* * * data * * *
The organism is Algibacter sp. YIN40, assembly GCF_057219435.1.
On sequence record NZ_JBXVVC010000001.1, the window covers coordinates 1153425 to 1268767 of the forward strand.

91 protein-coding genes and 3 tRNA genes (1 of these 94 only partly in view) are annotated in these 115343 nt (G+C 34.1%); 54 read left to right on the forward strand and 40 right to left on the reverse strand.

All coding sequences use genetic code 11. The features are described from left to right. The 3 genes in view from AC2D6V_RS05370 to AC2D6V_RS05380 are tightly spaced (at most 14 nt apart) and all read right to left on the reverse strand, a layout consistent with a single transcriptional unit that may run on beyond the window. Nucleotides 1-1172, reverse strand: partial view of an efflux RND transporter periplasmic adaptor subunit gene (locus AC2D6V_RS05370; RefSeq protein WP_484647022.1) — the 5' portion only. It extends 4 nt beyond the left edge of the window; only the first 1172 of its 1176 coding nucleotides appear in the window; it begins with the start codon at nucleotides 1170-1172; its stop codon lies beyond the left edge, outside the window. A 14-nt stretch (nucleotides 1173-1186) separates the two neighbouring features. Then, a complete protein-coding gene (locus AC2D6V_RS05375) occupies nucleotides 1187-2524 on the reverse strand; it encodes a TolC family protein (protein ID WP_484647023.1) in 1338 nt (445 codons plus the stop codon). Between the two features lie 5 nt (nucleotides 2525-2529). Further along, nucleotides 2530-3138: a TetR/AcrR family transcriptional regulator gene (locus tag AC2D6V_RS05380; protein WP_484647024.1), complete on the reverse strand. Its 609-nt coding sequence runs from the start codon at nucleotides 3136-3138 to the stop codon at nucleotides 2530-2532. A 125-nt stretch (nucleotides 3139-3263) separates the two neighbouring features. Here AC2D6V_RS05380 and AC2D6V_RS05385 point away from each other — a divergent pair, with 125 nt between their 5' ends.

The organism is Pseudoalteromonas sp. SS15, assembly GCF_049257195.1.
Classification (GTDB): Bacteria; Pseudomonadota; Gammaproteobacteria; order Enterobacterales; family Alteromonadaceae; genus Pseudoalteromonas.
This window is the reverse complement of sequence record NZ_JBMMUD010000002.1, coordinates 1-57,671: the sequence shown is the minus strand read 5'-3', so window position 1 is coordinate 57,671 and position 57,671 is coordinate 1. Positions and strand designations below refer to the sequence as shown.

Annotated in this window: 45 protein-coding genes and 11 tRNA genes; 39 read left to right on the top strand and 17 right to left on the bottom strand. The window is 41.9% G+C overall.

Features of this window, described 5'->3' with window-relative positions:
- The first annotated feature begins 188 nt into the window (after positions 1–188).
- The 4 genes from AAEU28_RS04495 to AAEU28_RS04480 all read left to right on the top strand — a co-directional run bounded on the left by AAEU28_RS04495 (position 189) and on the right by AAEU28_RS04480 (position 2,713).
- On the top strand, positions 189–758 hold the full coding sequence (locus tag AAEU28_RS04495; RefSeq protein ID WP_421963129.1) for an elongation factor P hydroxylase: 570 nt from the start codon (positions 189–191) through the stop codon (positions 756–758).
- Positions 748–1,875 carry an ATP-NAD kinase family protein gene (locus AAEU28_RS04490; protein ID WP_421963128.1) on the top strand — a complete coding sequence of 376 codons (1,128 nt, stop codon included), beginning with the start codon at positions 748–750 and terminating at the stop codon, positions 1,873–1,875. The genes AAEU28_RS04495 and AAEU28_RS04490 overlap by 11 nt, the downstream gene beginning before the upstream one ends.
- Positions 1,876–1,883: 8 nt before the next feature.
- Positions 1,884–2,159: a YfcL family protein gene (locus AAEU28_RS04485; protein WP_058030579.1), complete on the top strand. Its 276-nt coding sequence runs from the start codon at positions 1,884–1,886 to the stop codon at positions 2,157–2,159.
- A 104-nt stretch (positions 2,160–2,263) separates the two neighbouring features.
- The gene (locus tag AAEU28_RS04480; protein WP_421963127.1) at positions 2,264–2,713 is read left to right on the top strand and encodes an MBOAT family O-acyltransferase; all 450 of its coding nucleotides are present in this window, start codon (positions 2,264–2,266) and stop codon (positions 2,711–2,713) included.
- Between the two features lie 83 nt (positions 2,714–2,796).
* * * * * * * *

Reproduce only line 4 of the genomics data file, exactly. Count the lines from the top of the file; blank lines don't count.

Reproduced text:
All coding sequences use genetic code 11. The features are described from left to right. The 3 genes in view from AC2D6V_RS05370 to AC2D6V_RS05380 are tightly spaced (at most 14 nt apart) and all read right to left on the reverse strand, a layout consistent with a single transcriptional unit that may run on beyond the window. Nucleotides 1-1172, reverse strand: partial view of an efflux RND transporter periplasmic adaptor subunit gene (locus AC2D6V_RS05370; RefSeq protein WP_484647022.1) — the 5' portion only. It extends 4 nt beyond the left edge of the window; only the first 1172 of its 1176 coding nucleotides appear in the window; it begins with the start codon at nucleotides 1170-1172; its stop codon lies beyond the left edge, outside the window. A 14-nt stretch (nucleotides 1173-1186) separates the two neighbouring features. Then, a complete protein-coding gene (locus AC2D6V_RS05375) occupies nucleotides 1187-2524 on the reverse strand; it encodes a TolC family protein (protein ID WP_484647023.1) in 1338 nt (445 codons plus the stop codon). Between the two features lie 5 nt (nucleotides 2525-2529). Further along, nucleotides 2530-3138: a TetR/AcrR family transcriptional regulator gene (locus tag AC2D6V_RS05380; protein WP_484647024.1), complete on the reverse strand. Its 609-nt coding sequence runs from the start codon at nucleotides 3136-3138 to the stop codon at nucleotides 2530-2532. A 125-nt stretch (nucleotides 3139-3263) separates the two neighbouring features. Here AC2D6V_RS05380 and AC2D6V_RS05385 point away from each other — a divergent pair, with 125 nt between their 5' ends.